Defining the Ideal Project Process for the “Perfect” Project Outcome

A perfect project is often described as being completed on time and on budget. While that description is accurate, it also leaves out two key factors that contribute to the overall success of a project: communication and starting the process early. 

Recently I sat on a panel of project managers and general contractors to discuss best practices. Here are a few of the recurring themes from that conversation. 

Theme 1: Start the process early 

Having worked on projects with compressed schedules, I can tell you that starting the process early really does make all the difference. The sooner the project team is on board, the sooner the team can start providing value. This can include programming, visioning and design, getting the general contractor engaged to obtain construction pricing and getting a jump start on permit submissions material lead times, and subcontractor bids, not to mention ordering furniture. Assembling the team early means better planning and ultimately a smoother process.
Depending on the size and scope of the project I recommend selecting your broker two years in advance of lease expiration. Projects that once took 12 months are now taking nearly 18 to complete.  

Theme 2: Communicate expectations 

Starting the process early on allows me to better understand the client and their needs and get the project team on board with their vision and budget as early as possible. Value engineering starts with making sure the team understands the client’s expectations from the beginning of the project. I believe a good design team can provide a creative and interesting aesthetic AND design to a budget. We run into problems when the design and design materials are above the client’s budget and that typically occurs because the team didn’t fully understand the expectations.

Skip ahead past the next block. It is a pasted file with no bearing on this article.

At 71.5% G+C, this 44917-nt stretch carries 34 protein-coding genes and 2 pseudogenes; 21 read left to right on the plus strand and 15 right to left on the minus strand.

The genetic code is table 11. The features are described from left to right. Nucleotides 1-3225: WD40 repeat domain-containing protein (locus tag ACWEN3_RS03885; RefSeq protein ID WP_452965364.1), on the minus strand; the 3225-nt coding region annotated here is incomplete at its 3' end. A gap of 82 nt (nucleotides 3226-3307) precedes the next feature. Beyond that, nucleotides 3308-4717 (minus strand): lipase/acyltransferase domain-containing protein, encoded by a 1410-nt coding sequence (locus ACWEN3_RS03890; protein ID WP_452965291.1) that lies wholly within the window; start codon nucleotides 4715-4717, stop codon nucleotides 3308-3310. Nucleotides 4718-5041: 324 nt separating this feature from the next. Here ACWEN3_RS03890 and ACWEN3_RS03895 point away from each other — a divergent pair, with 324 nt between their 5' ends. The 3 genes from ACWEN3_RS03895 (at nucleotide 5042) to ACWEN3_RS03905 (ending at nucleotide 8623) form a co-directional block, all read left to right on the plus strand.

As a project manager, my ultimate goal is to make sure our clients are taken care of. But, it’s also my role to make sure that the project team works as a high functioning unit. Having great partners with our design teams and general contractors, makes the difference for Cresa to provide service to our clients in the best way possible.

Each project is unique because each client and their situations are unique; therefore, it is important for me not to force one type of process on the client, but rather to be flexible and adjust the process to meet their specific timeline, work-style and needs. The only reason I exist is to serve our clients.  

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James Vietzke
Blog
September 12, 2019

Get to Know James Vietzke

James is the VP of Project Management and is responsible for PM initiatives for Cresa’s Portland office. As the single point of contact, James oversees strategic planning, design, construction, move management, and the close-out process. His primary objective is to understand his clients’ needs so that he can deliver services that save his customers time and capital.